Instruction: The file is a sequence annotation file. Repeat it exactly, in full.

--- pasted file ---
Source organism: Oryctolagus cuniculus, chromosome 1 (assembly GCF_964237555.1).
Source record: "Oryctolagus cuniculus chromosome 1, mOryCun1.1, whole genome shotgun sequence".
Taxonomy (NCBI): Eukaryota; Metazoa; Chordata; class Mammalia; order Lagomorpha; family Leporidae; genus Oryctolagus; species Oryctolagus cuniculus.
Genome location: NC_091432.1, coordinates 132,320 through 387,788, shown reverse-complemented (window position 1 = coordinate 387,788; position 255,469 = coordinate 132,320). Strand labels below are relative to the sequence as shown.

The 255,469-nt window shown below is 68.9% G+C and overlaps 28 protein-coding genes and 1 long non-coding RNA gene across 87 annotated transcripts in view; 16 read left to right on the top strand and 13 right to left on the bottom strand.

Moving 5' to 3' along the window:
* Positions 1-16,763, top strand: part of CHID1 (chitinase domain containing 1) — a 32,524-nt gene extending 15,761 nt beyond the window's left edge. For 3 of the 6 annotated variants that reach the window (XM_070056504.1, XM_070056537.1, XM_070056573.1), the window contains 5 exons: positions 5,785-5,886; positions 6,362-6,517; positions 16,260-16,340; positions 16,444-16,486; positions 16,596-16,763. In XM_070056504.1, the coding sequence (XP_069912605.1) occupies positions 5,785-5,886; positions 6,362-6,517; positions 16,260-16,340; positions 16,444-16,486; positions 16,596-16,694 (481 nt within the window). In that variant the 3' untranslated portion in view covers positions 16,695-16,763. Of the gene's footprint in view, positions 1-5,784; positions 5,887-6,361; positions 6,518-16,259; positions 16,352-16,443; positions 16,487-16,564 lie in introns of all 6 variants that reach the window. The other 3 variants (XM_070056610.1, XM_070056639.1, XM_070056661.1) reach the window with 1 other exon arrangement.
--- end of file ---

Source organism: Oryctolagus cuniculus, chromosome 1 (assembly GCF_964237555.1).
Source record: "Oryctolagus cuniculus chromosome 1, mOryCun1.1, whole genome shotgun sequence".
Taxonomy (NCBI): Eukaryota; Metazoa; Chordata; class Mammalia; order Lagomorpha; family Leporidae; genus Oryctolagus; species Oryctolagus cuniculus.
Genome location: NC_091432.1, coordinates 132,320 through 387,788, shown reverse-complemented (window position 1 = coordinate 387,788; position 255,469 = coordinate 132,320). Strand labels below are relative to the sequence as shown.

The 255,469-nt window shown below is 68.9% G+C and overlaps 28 protein-coding genes and 1 long non-coding RNA gene across 87 annotated transcripts in view; 16 read left to right on the top strand and 13 right to left on the bottom strand.

Moving 5' to 3' along the window:
* Positions 1-16,763, top strand: part of CHID1 (chitinase domain containing 1) — a 32,524-nt gene extending 15,761 nt beyond the window's left edge. For 3 of the 6 annotated variants that reach the window (XM_070056504.1, XM_070056537.1, XM_070056573.1), the window contains 5 exons: positions 5,785-5,886; positions 6,362-6,517; positions 16,260-16,340; positions 16,444-16,486; positions 16,596-16,763. In XM_070056504.1, the coding sequence (XP_069912605.1) occupies positions 5,785-5,886; positions 6,362-6,517; positions 16,260-16,340; positions 16,444-16,486; positions 16,596-16,694 (481 nt within the window). In that variant the 3' untranslated portion in view covers positions 16,695-16,763. Of the gene's footprint in view, positions 1-5,784; positions 5,887-6,361; positions 6,518-16,259; positions 16,352-16,443; positions 16,487-16,564 lie in introns of all 6 variants that reach the window. The other 3 variants (XM_070056610.1, XM_070056639.1, XM_070056661.1) reach the window with 1 other exon arrangement.